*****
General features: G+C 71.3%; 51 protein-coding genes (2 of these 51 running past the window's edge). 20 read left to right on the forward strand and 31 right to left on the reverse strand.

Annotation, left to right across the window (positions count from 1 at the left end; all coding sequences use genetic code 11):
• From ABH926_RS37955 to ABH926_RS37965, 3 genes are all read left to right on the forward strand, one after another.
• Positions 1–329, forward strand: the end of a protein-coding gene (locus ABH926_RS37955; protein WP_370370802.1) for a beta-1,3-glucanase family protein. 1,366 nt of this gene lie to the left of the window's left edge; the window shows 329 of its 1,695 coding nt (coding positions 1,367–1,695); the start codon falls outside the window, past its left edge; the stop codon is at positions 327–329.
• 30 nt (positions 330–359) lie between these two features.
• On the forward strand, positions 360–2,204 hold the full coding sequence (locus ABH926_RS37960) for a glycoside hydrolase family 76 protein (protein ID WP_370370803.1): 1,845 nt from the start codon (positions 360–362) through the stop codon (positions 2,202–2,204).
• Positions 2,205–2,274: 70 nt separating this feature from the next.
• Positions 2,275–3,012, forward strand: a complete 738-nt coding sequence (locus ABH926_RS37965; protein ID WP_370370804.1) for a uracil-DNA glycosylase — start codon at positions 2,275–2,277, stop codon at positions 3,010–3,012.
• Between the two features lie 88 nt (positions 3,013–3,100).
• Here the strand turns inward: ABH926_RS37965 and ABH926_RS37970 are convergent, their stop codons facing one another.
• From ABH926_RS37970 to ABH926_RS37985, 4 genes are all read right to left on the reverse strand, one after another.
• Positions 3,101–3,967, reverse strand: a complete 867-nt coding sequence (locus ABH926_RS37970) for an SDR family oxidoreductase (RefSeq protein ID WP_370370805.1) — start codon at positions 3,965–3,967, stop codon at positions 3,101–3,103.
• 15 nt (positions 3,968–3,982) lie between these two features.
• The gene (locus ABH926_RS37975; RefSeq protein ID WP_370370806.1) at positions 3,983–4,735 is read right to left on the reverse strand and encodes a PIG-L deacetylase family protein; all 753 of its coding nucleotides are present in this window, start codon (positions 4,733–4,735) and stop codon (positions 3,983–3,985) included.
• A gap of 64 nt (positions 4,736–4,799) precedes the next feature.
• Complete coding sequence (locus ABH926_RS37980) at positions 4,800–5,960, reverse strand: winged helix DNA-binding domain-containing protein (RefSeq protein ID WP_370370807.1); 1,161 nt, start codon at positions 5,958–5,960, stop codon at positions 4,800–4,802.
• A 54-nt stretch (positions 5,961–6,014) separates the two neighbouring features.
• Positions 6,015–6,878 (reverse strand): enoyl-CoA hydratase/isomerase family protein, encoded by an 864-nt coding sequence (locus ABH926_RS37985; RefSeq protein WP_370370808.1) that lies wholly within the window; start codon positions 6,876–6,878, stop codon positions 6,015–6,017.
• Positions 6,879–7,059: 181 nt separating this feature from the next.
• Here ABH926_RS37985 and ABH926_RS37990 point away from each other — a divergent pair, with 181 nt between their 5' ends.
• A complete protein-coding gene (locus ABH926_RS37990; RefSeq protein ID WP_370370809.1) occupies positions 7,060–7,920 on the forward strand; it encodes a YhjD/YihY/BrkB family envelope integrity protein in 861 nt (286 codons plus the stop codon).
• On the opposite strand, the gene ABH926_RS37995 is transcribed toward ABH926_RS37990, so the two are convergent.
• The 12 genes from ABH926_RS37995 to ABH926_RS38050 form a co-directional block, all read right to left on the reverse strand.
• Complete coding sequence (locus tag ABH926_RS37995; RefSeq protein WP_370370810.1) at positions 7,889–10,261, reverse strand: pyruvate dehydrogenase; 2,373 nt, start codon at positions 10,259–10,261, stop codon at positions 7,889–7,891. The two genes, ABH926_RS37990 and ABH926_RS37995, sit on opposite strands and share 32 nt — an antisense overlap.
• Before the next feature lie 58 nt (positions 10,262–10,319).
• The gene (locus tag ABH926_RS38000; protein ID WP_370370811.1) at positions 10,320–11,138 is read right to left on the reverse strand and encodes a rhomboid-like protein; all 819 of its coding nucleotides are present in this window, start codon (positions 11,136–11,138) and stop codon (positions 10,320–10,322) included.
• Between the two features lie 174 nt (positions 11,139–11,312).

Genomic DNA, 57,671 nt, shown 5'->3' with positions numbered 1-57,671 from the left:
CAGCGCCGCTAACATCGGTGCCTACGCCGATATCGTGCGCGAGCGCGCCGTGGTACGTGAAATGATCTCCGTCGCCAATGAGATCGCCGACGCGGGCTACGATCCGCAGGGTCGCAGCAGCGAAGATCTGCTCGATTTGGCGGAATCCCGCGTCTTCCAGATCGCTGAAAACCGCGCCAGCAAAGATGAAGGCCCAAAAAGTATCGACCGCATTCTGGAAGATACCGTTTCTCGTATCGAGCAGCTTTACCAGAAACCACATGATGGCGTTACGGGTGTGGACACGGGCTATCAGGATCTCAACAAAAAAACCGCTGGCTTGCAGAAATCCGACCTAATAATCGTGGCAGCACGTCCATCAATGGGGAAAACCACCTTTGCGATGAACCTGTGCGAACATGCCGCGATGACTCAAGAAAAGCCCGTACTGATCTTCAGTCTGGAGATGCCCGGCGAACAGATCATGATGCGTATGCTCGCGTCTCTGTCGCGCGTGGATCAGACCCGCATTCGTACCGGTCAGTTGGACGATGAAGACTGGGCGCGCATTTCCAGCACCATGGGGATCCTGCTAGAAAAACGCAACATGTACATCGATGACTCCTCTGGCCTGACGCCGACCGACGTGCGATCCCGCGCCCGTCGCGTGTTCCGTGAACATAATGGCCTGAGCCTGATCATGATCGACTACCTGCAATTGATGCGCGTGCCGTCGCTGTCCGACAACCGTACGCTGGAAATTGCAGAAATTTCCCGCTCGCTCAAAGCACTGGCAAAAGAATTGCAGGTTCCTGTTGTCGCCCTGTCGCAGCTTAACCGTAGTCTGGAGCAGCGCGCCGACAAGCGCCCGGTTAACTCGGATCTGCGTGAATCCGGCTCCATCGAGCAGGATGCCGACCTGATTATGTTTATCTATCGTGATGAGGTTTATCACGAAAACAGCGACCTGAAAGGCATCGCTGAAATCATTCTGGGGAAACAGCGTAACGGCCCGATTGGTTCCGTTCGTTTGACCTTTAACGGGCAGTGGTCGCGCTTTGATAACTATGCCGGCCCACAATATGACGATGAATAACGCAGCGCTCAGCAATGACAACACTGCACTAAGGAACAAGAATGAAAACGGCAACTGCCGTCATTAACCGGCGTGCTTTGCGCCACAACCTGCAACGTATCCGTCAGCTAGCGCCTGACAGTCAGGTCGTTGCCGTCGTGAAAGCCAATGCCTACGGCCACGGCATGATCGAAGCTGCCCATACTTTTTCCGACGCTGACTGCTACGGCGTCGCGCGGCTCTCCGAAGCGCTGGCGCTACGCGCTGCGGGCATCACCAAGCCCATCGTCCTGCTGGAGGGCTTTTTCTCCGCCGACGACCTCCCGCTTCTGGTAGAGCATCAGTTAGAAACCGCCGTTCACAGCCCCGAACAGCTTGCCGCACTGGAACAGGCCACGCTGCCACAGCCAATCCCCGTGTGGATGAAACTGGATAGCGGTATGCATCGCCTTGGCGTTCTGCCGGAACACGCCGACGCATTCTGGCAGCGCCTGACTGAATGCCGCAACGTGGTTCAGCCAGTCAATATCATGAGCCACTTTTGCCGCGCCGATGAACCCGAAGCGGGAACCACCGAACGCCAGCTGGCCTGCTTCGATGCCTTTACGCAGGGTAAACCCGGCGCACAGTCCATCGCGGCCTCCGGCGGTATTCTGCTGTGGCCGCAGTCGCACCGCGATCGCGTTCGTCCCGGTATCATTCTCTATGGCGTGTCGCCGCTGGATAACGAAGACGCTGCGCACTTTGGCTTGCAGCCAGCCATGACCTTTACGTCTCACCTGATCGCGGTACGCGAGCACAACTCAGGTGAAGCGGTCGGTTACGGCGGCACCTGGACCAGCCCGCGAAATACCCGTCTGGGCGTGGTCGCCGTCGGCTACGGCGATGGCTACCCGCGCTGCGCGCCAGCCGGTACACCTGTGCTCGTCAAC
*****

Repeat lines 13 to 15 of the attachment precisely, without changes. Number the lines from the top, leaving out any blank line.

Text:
• 15 nt (positions 3,968–3,982) lie between these two features.
• The gene (locus ABH926_RS37975; RefSeq protein ID WP_370370806.1) at positions 3,983–4,735 is read right to left on the reverse strand and encodes a PIG-L deacetylase family protein; all 753 of its coding nucleotides are present in this window, start codon (positions 4,733–4,735) and stop codon (positions 3,983–3,985) included.
• A gap of 64 nt (positions 4,736–4,799) precedes the next feature.